As Vogtle tab mounts, regulators delay approval of spending

ATLANTA – Shareholders of Georgia Power Co. may be at more risk of shouldering the utility’s share of cost overruns for the two new nuclear reactors being built at Plant Vogtle.

The Georgia Public Service Commission on Tuesday approved an agreement between the unit of Atlanta-based Southern Co. and commission staff that says the commission won’t agree that any expenses above a $7.3 billion cap imposed in 2017 are “reasonable” until the end of the project.

“Since the company has exceeded the approved revised capital cost of $7.3 billion, it is no longer appropriate for the commission to verify and approve the dollars invested in the project,” states the agreement approved by all five commissioners.

That’s a change from previously, when commissioners were reviewing and approving expenses every six months, giving Georgia Power some legal assurance that it could get charge ratepayers for the costs after the reactors went into service. Most of the approved spending is still subject to later review as to whether it was prudent.

The last set of expenses to be verified was the $670 million that the company spent from July 1 through Dec. 30 of last year, which commissioners approved Tuesday. From now on, Georgia Power will continue to present expenses every six months for commission review, without the commission verifying them.

John Kraft, a spokesperson for Georgia Power, said the change “preserves the transparency and accountability of the semi-annual construction monitoring process, while appropriately deferring certain decisions until closer to the project’s conclusion.”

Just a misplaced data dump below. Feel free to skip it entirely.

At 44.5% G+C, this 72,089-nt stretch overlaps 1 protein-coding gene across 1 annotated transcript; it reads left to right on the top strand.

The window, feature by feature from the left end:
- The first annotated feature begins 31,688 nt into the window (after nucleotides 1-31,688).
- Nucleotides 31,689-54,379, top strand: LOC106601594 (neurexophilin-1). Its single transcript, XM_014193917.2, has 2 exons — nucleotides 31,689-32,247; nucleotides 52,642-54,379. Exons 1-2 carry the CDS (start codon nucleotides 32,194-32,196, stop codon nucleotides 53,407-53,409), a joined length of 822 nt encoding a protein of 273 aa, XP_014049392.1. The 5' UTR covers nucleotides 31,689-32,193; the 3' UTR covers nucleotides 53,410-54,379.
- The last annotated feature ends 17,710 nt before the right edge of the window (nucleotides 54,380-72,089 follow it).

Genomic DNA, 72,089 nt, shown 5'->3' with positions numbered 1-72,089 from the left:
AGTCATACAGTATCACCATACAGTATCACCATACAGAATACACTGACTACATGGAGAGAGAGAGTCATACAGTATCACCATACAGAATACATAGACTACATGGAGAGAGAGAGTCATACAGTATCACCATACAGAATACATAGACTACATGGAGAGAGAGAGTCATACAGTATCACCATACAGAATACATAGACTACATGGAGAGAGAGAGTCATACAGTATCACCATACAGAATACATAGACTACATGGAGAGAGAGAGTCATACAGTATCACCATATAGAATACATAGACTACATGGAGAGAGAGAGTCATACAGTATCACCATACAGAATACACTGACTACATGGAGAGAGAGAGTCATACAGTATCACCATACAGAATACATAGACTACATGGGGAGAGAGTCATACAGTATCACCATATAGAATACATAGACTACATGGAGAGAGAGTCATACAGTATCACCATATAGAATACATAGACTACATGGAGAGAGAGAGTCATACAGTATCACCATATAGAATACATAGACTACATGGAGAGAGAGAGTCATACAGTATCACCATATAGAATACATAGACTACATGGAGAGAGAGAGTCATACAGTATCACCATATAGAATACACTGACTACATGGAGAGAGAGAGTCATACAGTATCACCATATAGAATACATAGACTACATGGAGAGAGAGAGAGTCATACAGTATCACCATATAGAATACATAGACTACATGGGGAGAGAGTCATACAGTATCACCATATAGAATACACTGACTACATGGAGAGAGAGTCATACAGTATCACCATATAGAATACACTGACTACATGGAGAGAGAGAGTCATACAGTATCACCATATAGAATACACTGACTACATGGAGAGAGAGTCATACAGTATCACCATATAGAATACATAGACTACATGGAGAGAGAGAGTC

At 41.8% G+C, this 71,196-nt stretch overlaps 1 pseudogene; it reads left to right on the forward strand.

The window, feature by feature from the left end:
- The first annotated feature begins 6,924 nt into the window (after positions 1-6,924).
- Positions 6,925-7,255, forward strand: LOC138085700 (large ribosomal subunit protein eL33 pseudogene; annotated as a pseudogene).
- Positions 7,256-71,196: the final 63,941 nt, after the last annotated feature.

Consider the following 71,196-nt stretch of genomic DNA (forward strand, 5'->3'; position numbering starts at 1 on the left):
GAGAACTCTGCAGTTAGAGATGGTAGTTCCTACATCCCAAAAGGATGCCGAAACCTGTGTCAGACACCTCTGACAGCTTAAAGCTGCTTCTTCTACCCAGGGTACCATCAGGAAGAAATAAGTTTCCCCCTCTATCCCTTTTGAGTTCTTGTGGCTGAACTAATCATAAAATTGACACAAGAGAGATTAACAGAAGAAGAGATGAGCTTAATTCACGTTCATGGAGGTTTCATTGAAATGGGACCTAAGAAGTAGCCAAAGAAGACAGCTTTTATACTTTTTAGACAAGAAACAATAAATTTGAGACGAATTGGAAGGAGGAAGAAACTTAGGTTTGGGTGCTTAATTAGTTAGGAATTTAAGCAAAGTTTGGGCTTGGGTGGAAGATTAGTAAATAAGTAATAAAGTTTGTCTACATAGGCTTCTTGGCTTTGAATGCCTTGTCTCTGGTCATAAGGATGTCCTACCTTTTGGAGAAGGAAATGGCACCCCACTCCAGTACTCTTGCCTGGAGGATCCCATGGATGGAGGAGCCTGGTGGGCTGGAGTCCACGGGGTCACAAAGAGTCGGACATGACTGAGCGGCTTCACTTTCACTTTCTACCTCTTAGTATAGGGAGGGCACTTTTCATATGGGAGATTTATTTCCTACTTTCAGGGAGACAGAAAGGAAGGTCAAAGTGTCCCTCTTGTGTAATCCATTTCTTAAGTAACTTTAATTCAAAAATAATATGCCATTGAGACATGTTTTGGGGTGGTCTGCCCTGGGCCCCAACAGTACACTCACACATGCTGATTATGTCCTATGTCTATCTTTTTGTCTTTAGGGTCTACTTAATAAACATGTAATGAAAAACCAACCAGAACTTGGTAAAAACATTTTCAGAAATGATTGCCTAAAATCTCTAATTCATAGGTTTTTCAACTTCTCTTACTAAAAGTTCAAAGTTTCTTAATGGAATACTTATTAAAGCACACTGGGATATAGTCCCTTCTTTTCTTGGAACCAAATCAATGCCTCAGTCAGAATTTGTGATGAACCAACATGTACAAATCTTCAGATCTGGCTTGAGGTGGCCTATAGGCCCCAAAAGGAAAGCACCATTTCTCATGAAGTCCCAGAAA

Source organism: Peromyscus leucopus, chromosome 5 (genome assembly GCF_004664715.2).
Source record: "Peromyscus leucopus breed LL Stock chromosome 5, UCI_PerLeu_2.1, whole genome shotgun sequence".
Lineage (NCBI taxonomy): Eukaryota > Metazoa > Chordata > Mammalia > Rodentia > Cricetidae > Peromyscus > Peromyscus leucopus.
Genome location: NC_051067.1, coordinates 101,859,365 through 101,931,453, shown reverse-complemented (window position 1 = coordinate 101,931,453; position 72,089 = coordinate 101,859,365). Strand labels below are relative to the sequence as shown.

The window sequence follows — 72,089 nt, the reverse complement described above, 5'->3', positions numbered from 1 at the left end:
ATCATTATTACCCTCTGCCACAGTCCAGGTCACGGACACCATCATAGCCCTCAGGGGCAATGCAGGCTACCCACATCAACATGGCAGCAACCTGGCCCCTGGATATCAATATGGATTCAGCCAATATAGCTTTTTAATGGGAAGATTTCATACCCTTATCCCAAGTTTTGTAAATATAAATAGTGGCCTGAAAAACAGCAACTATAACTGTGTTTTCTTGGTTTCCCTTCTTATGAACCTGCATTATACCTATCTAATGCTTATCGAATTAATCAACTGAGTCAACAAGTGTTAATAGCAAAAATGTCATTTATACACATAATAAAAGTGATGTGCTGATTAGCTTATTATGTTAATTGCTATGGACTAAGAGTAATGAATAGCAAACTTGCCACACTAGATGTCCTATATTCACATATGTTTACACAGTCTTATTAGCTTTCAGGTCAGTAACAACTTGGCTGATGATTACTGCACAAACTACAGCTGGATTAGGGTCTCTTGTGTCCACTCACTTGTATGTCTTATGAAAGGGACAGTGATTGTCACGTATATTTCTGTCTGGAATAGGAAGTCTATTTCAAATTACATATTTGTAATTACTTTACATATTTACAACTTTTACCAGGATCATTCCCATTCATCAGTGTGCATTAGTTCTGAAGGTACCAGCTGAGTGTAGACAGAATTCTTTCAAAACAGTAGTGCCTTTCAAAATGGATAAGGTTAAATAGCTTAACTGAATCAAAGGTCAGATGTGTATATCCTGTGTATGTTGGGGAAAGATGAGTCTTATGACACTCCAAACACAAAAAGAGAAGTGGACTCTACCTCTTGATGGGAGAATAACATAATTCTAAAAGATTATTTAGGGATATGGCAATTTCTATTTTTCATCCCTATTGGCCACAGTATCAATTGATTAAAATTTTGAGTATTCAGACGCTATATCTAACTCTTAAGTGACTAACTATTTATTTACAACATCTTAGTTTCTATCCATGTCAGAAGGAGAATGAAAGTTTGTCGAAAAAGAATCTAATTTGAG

The move reduces Georgia Power’s legal protections when its share of construction costs is already projected to be $9.2 billion, with another $3.2 billion in financing costs. Southern Environmental Law Center attorney Kurt Ebersbach, a critic of the Vogtle project, said the agreement does “the right thing.”

“The usual practice has been for Georgia Power to get advance assurances of cost recovery basically whenever they ask for it,” Ebersbach wrote in an email. “It’s good that more of that apparently is not going to happen.”

Georgia Power is a minority owner of the project, where costs are projected to surpass $27.8 billion overall, not counting $3.68 billion that original contractor Westinghouse paid back to the owners after going bankrupt.

Other owners include most Georgia electric cooperatives and municipal utilities. Florida’s Jacksonville Electric Authority and some other municipal utilities and cooperatives in Florida and Alabama are also obligated to buy power.

Southern says Vogtle’s Unit 3 is now projected to start operation in spring 2022, while Unit 4 is supposed to be finished in 2023. Independent monitors dispute that schedule, saying June 2022 is the earliest possible start date for Unit 3 and that the project will cost up to $1 billion more than what Southern had acknowledged so far.

Georgia Power has agreed to absorb at least $700 million in overruns, but could still ask ratepayers to cover all the other costs.

Commissioners have already agreed that $3.5 billion in spending earlier in the project was prudent, and the company is asking to start recovering some of that cost as soon as Unit 3 goes into service. Commissioners are scheduled to vote on that request in November.

Georgia Power’s 2.6 million customers have already paid more than $3.5 billion toward the cost of Vogtle under an arrangement that’s supposed to hold down borrowing costs. Customers of cooperatives served by Oglethorpe Power Corp. have already paid about $400 million, according to Oglethorpe financial statements.

The reactors, approved in 2012, were initially estimated to cost $14 billion, with the first new reactor originally planned to start generation in 2016. Delays and costs spiraled, especially after Westinghouse filed for bankruptcy in 2017.

The company says the third reactor is 99% complete, while the overall project is 93% complete.


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